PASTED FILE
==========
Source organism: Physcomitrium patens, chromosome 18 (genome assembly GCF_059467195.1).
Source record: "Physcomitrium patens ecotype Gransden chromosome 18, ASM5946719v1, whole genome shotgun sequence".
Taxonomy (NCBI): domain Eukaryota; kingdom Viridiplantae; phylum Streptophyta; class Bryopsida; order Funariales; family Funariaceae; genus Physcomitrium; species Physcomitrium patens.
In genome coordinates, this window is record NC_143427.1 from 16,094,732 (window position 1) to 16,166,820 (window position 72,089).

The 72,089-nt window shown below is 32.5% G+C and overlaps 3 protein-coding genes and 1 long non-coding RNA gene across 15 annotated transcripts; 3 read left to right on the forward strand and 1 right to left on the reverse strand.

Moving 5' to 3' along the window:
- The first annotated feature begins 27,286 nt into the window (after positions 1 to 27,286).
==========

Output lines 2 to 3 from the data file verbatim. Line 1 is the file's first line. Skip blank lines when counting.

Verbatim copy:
Source record: "Physcomitrium patens ecotype Gransden chromosome 18, ASM5946719v1, whole genome shotgun sequence".
Taxonomy (NCBI): domain Eukaryota; kingdom Viridiplantae; phylum Streptophyta; class Bryopsida; order Funariales; family Funariaceae; genus Physcomitrium; species Physcomitrium patens.